Poverty in Portugal is most severe in the Algarve, North Portugal and the islands
Recent data shows that poverty and the impact of inflation is more severe here in the Algarve, North Portugal and the islands.
At the end of September, the Minister of Labour, Solidarity and Social Security announced that the implementation of a new model of support for the most needy people is underway, which will be done via card.
In addition to this government program, people seek support from social institutions that are increasingly making requests to the Food Bank to be able to support the growing number of families asking for help, according to the Food Bank president, Isabel Jonet.
Almost a third of the Portuguese population lived at risk of poverty in 2021, a number that already reflected some effects of the covid-19 pandemic, but not the current financial crisis.
In recent months, and following the war in Ukraine, the rise in prices has been a constant in several sectors. This month, inflation in Portugal reached its highest level in 30 years (up to 10.2%), with an impact on the population’s lives.
Here is what is known about poverty in Portugal and the impacts of inflation:
The most recent official data on poverty in Portugal refer to 2021. In that year, the at-risk-of-poverty or social exclusion rate increased by around 12% compared to the previous year to 22.4%.
With almost a quarter of the Portuguese population at risk of poverty, 2021 saw the highest annual increase in the risk of poverty in Portugal since 2005, according to the National Observatory for the Fight Against Poverty, and the eighth highest rate among EU countries. European.
Even after social transfers, the at-risk-of-poverty rate stood at 18.4% last year, being the most serious situation in the autonomous regions of the Azores and Madeira, in the North and Algarve.
Material and social deprivation reached 13.5% of the population
In addition to the risk of poverty, measured on the basis of individual income, the economic difficulties of families are also reflected in the rate of material and social deprivation which, in 2021, reached 13.5% of the population, the seventh highest in the European Union.
For 6% of residents in Portugal, the situation was one of severe deprivation, which means that they were not able to bear more than four out of nine charges, which include the payment of rent or loans, vacations away from home, a meat meal or fish every two days, unexpected expenses, telephone, color television, a washing machine, a car and keeping the house properly warm.
Anticipating the effects of inflation, the National Observatory for the Fight Against Poverty warns that, despite not witnessing a loss of income by the Portuguese population, the 2022 data should reveal the loss of purchasing power that affects both the population in employment or the unemployed population.
Elderly, unemployed and single-parent families are the most vulnerable
Poverty and material and social deprivation affect, above all, the older population, the unemployed and single-parent families.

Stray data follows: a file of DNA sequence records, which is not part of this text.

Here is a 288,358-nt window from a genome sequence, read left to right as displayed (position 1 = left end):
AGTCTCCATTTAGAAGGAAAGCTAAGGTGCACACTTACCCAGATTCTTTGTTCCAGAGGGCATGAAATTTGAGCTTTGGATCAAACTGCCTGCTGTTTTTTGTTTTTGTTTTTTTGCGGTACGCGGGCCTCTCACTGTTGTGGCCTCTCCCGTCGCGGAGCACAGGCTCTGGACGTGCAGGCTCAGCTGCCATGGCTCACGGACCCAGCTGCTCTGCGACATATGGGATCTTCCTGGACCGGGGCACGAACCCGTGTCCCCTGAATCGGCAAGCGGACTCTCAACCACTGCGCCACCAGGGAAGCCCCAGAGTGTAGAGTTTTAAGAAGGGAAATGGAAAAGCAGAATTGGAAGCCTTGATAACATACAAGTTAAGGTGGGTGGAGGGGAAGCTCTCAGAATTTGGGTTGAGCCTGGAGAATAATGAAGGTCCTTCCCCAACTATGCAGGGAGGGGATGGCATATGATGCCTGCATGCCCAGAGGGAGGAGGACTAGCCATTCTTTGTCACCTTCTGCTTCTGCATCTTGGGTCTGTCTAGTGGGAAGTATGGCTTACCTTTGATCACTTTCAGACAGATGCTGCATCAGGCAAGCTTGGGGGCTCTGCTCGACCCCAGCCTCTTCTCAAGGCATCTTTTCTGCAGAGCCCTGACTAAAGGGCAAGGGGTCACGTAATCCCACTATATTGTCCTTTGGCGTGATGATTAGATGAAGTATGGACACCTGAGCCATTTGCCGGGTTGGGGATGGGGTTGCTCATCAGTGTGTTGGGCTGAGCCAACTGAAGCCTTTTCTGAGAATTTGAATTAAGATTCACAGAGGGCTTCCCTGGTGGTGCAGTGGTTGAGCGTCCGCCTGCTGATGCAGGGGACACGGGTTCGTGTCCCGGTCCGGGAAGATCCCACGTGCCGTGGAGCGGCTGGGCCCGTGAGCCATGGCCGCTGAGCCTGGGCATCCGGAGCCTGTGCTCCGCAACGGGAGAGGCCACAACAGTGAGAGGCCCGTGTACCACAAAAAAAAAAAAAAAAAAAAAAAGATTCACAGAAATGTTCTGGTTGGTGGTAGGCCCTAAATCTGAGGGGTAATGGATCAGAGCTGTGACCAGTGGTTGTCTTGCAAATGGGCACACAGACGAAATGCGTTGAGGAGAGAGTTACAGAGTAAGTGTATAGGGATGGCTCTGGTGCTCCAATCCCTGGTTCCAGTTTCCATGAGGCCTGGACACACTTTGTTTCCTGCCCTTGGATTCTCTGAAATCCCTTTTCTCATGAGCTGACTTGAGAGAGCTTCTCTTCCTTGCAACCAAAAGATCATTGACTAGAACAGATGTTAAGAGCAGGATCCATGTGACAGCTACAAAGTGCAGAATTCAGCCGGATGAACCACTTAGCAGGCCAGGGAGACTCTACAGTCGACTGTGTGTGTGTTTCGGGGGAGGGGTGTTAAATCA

According to the report by the National Observatory for the Fight Against Poverty, released on October 17, about 25% of people over 65 years of age were at risk of poverty last year and 17.6% lived in material and social deprivation.
Poverty affected 60.4% of the unemployed population, of which 33% were deprived. In the case of single-parent families, the at-risk-of-poverty and material deprivation rates were 38.2% and 20.5%, respectively.
Eurostat data released on Thursday indicate that, last year, 22.9% of Portuguese children under the age of 18 lived in poverty, a figure below the European Union average (24.4%).
Inflation at its highest in 30 years
The year-on-year rate of change in the Consumer Price Index increased to 10.2% in October, compared to 9.28% in September, reaching its maximum since May 1992, according to the flash estimate released by the National Statistics Institute on Friday.
In September, inflation had already reached a peak in almost 30 years, with the year-on-year change in the Consumer Price Index standing at 9.3%, the highest since October 1992.
The rise in prices has been felt, above all, in the energy, housing and food sectors. For example, according to Banco de Portugal estimates, the cost of a basic food basket rose 15% between October 2021 and August this year, with some products soaring 20%.
Portuguese people who receive the minimum wage currently have 65 euros less purchasing power than a year ago due to inflation, according to data from Portada, which also indicate that people who receive minimum old-age and disability pensions are, in practice, with 25.9 euros less purchasing power than a year ago.
The Bank of Portugal warned, at the beginning of the month, that inflation has more severe consequences for families with lower incomes than those with higher incomes, because for the former, inflation is felt, above all, in the price of essential goods. .
Measures to support families include an extraordinary payment of 125 euros
In September, the prime minister announced that taxpayers with a monthly income of up to 2,700 euros would receive an extraordinary payment of 125 euros, this amount being allocated per person, and a subsidy of 50 euros per dependent.
It was one of the Government’s exceptional measures to support families to mitigate the effects of inflation and which includes the payment to pensioners of 14 and a half months of pensions, instead of the usual 14 months.
For children, the Government had announced in October last year a supplement to the family allowance, intended for children and young people under the age of 18 who live in extreme poverty. The Childhood Guarantee began to be paid in September.